A Florida judge has granted a 17-year-old Tampa teenager her appeal to seek an abortion without parental consent.
The high school junior “lives with her father, who does not believe in abortion except in cases of rape. She believes that both of her parents would urge her to keep the baby if they found out that she wanted an abortion,” a court filing states.
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Knowing her parents would likely not approve of her getting an abortion, the teenager — identified only as “Jane Doe” — applied for an exemption that would allow her to get information about medical abortion pills, according to WTVT-TV. Florida law mandates those under 18 years old have parental consent before discussing abortion pills with a medical doctor or taking them.
Rinky Parwani, the attorney representing the pregnant teenage girl, argued in court that his client works and pays for things she wants and needs, outside basic necessities, which are provided by her father. He went on to say the girl, who plans to enlist in the military before going to college to study nursing, is seeking an abortion because she is not yet financially stable.
“That is huge for these ladies that petition the court for this,” Parwani said. “They do have futures, they understand that having a child may limit those futures in different ways.”
What’s the background?
The judge’s ruling this week comes after a court order dismissed the teenager’s initial petition for a judicial waiver.
The unnamed girl’s petition was initially denied after the court found her to be of “less than average” intelligence. She claimed she was earning Bs in school, despite her grade-point average being 2.0.
“Clearly, a ‘B’ average would not equate to a 2.0 GPA,” a court document stated. “Petitioner’s testimony evinces either a lack of intelligence or credibility, either of which weigh against a finding of maturity pursuant to the statute.”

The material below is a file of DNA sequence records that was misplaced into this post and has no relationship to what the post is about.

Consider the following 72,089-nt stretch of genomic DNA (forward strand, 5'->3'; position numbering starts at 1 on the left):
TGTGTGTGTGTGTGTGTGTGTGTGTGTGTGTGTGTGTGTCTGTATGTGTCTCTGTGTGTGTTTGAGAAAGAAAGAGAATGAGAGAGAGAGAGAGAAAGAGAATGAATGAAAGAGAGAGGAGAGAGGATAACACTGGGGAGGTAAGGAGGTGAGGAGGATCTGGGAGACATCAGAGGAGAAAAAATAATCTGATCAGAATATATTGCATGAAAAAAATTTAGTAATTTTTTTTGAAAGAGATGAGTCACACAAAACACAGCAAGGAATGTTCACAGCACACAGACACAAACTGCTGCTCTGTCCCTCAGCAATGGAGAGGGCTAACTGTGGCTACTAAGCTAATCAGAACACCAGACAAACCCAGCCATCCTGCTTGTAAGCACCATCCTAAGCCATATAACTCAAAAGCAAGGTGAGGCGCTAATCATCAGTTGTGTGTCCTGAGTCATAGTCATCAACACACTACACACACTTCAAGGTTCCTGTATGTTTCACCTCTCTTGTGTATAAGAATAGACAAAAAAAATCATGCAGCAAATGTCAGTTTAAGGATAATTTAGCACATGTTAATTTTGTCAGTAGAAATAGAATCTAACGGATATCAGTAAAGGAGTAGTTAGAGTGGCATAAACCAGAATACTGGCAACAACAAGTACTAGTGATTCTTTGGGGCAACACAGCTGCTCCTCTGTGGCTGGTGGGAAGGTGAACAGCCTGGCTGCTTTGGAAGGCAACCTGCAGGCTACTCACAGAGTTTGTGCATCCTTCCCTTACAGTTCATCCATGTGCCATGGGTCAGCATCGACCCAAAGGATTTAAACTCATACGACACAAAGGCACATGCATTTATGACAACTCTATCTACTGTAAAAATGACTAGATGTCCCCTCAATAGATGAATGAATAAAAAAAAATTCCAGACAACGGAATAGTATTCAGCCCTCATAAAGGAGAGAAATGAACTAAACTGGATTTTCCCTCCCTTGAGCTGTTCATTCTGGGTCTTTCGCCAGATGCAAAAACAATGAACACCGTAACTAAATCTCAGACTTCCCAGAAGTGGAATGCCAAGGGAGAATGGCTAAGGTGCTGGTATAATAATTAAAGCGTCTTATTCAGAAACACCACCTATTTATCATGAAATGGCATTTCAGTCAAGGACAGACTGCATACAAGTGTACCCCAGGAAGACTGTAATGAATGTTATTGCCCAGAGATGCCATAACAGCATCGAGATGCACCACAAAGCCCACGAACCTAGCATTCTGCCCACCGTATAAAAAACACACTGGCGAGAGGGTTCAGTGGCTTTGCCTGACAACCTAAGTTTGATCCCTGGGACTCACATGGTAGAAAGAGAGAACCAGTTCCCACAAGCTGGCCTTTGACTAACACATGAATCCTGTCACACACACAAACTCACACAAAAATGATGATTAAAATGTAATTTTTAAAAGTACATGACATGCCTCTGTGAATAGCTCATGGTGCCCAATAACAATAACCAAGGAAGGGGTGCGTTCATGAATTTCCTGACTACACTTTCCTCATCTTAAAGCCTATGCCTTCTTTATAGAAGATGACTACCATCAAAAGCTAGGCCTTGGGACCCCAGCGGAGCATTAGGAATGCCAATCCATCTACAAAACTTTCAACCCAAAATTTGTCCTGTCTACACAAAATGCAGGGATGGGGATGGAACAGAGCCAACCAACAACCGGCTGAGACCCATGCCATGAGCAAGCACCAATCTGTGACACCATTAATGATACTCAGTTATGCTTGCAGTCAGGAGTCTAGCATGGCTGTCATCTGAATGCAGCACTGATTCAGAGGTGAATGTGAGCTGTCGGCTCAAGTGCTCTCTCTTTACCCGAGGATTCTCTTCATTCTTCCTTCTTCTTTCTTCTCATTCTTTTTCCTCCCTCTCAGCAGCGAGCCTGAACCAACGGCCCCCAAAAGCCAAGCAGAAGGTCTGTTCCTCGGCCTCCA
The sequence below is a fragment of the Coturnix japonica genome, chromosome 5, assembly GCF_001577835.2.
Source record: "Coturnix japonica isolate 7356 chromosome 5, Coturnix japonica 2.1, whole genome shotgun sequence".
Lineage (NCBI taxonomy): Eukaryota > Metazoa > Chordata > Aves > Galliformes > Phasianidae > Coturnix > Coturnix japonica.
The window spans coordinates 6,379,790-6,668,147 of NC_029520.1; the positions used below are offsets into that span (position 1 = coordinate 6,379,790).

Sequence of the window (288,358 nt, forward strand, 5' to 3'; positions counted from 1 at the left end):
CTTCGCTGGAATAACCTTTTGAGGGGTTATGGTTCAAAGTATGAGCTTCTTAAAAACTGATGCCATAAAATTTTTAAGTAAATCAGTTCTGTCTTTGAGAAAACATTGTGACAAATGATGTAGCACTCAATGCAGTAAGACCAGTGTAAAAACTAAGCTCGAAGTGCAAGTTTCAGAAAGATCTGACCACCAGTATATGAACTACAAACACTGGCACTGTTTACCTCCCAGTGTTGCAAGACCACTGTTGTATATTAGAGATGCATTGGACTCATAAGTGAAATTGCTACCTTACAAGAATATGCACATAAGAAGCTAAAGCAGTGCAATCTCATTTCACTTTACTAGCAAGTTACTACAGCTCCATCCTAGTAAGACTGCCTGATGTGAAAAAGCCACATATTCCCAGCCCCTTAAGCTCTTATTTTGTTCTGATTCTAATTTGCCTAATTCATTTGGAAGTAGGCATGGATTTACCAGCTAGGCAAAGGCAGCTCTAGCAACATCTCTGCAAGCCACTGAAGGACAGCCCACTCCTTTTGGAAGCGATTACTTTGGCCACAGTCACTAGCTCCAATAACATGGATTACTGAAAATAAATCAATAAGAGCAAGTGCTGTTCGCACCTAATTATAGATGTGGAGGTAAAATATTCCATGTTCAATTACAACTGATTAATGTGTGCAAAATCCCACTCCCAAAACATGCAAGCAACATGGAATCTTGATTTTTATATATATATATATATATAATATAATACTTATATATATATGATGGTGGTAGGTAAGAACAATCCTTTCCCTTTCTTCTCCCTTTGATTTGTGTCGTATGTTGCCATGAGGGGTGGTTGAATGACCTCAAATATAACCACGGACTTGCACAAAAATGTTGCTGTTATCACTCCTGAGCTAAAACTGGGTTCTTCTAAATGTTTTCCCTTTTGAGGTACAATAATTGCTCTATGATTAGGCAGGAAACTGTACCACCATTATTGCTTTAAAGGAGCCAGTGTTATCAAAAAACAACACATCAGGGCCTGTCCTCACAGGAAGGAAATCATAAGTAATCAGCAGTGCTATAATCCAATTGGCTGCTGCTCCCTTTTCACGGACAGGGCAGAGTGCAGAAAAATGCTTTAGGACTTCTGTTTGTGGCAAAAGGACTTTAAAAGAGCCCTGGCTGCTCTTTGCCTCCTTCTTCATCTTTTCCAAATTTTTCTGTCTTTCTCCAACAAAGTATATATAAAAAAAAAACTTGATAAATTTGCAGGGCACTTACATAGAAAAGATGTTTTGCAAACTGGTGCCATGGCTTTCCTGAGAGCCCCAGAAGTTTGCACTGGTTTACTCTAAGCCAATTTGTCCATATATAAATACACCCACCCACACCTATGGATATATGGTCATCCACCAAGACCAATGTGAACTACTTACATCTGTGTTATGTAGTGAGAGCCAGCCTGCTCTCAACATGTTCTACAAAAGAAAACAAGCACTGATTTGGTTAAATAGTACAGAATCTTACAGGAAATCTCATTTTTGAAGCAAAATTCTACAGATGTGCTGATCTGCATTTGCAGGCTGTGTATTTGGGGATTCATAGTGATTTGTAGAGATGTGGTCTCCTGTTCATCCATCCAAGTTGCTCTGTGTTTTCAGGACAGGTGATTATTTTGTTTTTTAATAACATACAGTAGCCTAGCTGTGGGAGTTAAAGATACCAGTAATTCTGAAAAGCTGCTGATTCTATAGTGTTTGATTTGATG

Parwani, for his part, made the case that his client is of average intelligence and has plans for her future, intentions he argued would be thwarted by an unplanned pregnancy and early parenthood.
Ultimately, the judge sided with the teenager, stating in his decision that her “testimony demonstrates that she possesses an ability to assess the consequences of her choice and the risk it entails, as well as the intention to reassess her decision after consultation with her physician.”
Her attorney said the judge made the “right decision.”
“Any young teenage girl who is pregnant is already going through a huge emotional burden,” he said. “What is really fundamental in this decision is the court understood that she had resources available to her to make the right decision.”
The teenager told the court she will consult with her doctor and that, if she decides to pursue an abortion, her boyfriend will driver her to the clinic and her mother will pay for the termination.
All of this comes as the U.S. Supreme Court is weighing Dobbs v. Jackson Women’s Health Organization, a case over a Mississippi law that bans abortion after 15 weeks of pregnancy. Many believe the high court will allow the bill to remain in place, as the nine-justice bench is weighted toward conservatives.
An affirmative ruling by the Supreme Court would essentially undo the precedent previously set by Roe v. Wade in 1973, a ruling that granted nationwide legal cover to abortion. If the Mississippi law stands, abortion would move from a federal issue to a states’ rights matter.
Last month, pro-life activist Abby Johnson, a one-time Planned Parenthood executive, told Faithwire that, if the high court overturns the Roe precedent, roughly half of the states in the U.S. would make abortion “completely illegal.”
“But that doesn’t mean that it’s going to be illegal forever,” she warned. “[Pro-abortionists] are going to start funding governor campaigns. It’s about the states.”
Similarly, Alliance Defending Freedom general counsel Kristen Waggoner explained to Faithwire that pro-life Americans will need to redouble their efforts to protect life at the local level.
“If the Supreme Court reverses that ruling, as it ought, then citizens will then have a voice and you’ll see a very robust discussion occur in every state about what limits should be on abortion and that [there] even could be full limits on abortion in many of our states,” she said, adding it’s “more important than ever” to educate others about the facts of abortion.
The Supreme Court is expected to issue a ruling on Dobbs in June of this year.
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